“I had a deep relationship with the C.I.A.,” he said in an interview, referring to his years as a senior official in intelligence activities in the 1950’s and 1960’s. “I went to their headquarters. But there was nobody in an authentic Government organization who received financial aid.” He would not be more explicit.
“Those C.I.A. people who were stationed in the embassy with legitimate status were fine,” he said. “But there were also covert people. We did not really know all the activities they were conducting. Because they were from a friendly nation, we did not investigate deeply.” Recruitment Was ‘Sophisticated’
The recruitment of Japanese conservatives in the 1950’s and 1960’s was “a pretty sophisticated business,” said one C.I.A. officer. “Quite a number of our officers were in touch with the L.D.P. This was done on a seat-by-seat basis” in the Japanese parliament. A second C.I.A. officer said the agency’s contacts had included members of the Japanese cabinet.
As the C.I.A. supported the Liberal Democrats, it undermined their opponents. It infiltrated the Japan Socialist Party, which it suspected was receiving secret financial support from Moscow, and placed agents in youth groups, student groups and labor groups, former C.I.A. officers said.
Obstructing the Japanese opposition “was the most important thing we could do,” one said.
The covert aid apparently ended in the early 1970’s, when growing frictions over trade began to strain relations between the United States and Japan, and the growing wealth of Japan made the agency question the point of supporting politicians.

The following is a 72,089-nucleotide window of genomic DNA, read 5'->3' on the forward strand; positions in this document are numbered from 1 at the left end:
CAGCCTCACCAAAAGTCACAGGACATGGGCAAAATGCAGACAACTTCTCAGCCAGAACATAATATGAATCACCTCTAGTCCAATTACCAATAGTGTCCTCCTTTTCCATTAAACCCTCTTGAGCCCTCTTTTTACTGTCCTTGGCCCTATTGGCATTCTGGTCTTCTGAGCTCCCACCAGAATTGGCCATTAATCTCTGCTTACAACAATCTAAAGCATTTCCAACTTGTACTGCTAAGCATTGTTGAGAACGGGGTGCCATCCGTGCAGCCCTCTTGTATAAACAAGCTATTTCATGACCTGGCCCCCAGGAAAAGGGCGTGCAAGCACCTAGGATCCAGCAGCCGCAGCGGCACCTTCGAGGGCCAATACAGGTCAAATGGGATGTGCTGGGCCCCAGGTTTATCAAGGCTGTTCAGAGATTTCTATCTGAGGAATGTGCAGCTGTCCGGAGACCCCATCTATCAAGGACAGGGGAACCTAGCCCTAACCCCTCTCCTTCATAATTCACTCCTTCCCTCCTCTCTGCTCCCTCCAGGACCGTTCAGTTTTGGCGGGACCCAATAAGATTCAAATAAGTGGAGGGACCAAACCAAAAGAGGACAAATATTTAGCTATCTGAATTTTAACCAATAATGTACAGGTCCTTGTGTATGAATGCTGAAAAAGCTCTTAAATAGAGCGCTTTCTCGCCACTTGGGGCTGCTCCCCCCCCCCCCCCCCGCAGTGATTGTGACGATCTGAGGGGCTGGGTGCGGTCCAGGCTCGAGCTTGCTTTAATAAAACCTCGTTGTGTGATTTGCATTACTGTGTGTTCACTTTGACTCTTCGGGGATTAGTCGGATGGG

“By that time, they were self-financing,” a former senior intelligence official said. But the agency used its longstanding relationships to establish a more traditional espionage operation in Japan.
“We had penetrations of all the cabinet agencies,” said a C.I.A. officer based in Tokyo in the late 1970’s and early 1980’s. He said the agency also recruited a close aide to a prime minister and had such good contacts in the agriculture ministry that it knew beforehand what Japan would say in trade talks. “We knew the fallback positions” in talks over beef and citrus imports, he said. “We knew when the Japanese delegation would walk out.”
Useful though it may have been, the inside information rarely gave American trade negotiators the upper hand with the Japanese. ‘The Reverse Course’ Of American Policy
The support for the Liberal Democrats had its origins in what some historians call “the reverse course” of American policy toward Japan after World War II.